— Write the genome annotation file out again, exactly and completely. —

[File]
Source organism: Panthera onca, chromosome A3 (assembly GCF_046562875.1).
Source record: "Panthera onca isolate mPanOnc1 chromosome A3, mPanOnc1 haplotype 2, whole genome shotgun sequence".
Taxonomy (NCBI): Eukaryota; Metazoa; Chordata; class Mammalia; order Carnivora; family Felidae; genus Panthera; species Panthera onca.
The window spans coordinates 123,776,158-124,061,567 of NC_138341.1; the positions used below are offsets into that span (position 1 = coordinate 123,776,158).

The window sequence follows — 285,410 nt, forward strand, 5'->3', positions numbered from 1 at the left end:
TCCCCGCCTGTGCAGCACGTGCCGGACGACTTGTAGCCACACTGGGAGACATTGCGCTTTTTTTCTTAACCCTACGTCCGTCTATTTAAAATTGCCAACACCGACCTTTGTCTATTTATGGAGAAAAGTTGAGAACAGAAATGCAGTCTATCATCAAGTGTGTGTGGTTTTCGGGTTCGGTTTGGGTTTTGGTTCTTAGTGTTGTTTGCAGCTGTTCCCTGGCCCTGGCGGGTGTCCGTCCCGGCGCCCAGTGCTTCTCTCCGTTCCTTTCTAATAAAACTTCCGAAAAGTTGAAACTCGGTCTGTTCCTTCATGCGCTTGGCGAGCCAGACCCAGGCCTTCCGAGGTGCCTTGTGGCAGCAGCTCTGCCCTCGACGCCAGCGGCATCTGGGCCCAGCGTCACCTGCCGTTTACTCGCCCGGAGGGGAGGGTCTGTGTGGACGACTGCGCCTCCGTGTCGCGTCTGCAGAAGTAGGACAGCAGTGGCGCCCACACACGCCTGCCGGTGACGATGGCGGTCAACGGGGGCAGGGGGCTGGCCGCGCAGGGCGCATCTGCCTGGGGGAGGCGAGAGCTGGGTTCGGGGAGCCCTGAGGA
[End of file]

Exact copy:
Source organism: Panthera onca, chromosome A3 (assembly GCF_046562875.1).
Source record: "Panthera onca isolate mPanOnc1 chromosome A3, mPanOnc1 haplotype 2, whole genome shotgun sequence".
Taxonomy (NCBI): Eukaryota; Metazoa; Chordata; class Mammalia; order Carnivora; family Felidae; genus Panthera; species Panthera onca.
The window spans coordinates 123,776,158-124,061,567 of NC_138341.1; the positions used below are offsets into that span (position 1 = coordinate 123,776,158).

The window sequence follows — 285,410 nt, forward strand, 5'->3', positions numbered from 1 at the left end:
TCCCCGCCTGTGCAGCACGTGCCGGACGACTTGTAGCCACACTGGGAGACATTGCGCTTTTTTTCTTAACCCTACGTCCGTCTATTTAAAATTGCCAACACCGACCTTTGTCTATTTATGGAGAAAAGTTGAGAACAGAAATGCAGTCTATCATCAAGTGTGTGTGGTTTTCGGGTTCGGTTTGGGTTTTGGTTCTTAGTGTTGTTTGCAGCTGTTCCCTGGCCCTGGCGGGTGTCCGTCCCGGCGCCCAGTGCTTCTCTCCGTTCCTTTCTAATAAAACTTCCGAAAAGTTGAAACTCGGTCTGTTCCTTCATGCGCTTGGCGAGCCAGACCCAGGCCTTCCGAGGTGCCTTGTGGCAGCAGCTCTGCCCTCGACGCCAGCGGCATCTGGGCCCAGCGTCACCTGCCGTTTACTCGCCCGGAGGGGAGGGTCTGTGTGGACGACTGCGCCTCCGTGTCGCGTCTGCAGAAGTAGGACAGCAGTGGCGCCCACACACGCCTGCCGGTGACGATGGCGGTCAACGGGGGCAGGGGGCTGGCCGCGCAGGGCGCATCTGCCTGGGGGAGGCGAGAGCTGGGTTCGGGGAGCCCTGAGGA